1 Thessalonians 3:6

But now when Timotheus came from you unto us, and brought us good tidings of your faith and charity, and that ye have good remembrance of us always, desiring greatly to see us, as we also to see you:

But now when Timotheus came from you unto us,.... At Corinth, as appears from Acts 18:5 which shows that this epistle was not written from Athens, as the subscription to it asserts, but from Corinth; for as soon as ever Timothy came from Thessalonica, to the apostle at Corinth, and made the report to him, he immediately sent them this epistle which is here suggested: "but, now", &c. just now; "lately", as the Syriac version renders it, a very little while ago, Timothy was just come:

and brought us good tidings of your faith and charity; of their faith, the grace of faith, that it was of the right kind; as far as could be judged, it was the faith of God's elect, like precious faith with theirs; an unfeigned one, strong and lively, operative and growing: or of the doctrine of faith, as received and embraced by them; as that they were greatly led, and had much light into it, and had, for the time, made considerable proficiency in it; that they held it fast, and stood fast in it, and contended for it, notwithstanding all the afflictions, reproaches, and persecutions which they either saw in the apostles, or endured themselves for the sake of it; and likewise of the profession of both the grace and doctrine of faith, which they held fast, and without wavering, and that in a pure conscience, which was good news indeed. Timothy also brought an account of their "charity", or love, which faith works by; these two graces are always found together; they are wrought in the soul by one, and the same hand, and at the same time; where the one is, the other is; and as the one flourishes and increases, so does the other. And by this grace is meant love to God, to Christ, to his truths, ordinances, ways, and worship, and to one another, and even to all men; and which was without dissimulation, in sincerity, in deed, and in truth, and was constant and fervent: and this was not the whole of the report, for it follows,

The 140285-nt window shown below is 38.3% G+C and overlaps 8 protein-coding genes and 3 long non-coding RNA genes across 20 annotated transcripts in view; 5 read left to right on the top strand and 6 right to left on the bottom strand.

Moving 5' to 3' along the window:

and that ye have a remembrance of us always they bore in memory the persons of the apostles; and when they made mention of their names, it was with the greatest respect and reverence; nor were they forgetful hearers of the word, but remembered with great affection and pleasure the truths, the doctrines, and exhortations they delivered to them, so as to put them in practice, and longed for another visit from them, to have their memories refreshed by them:

desiring greatly to see us, as we also to see you, they had an equal desire to see their spiritual fathers, as they had to see their spiritual children. Now such a report as this concerning their steady faith in Christ, their fervent love to one another, and their affectionate regard to the ministers of the word, was a sort of a Gospel, as the word used signifies; or it was good news and glad tidings to the apostle, and those that were with him.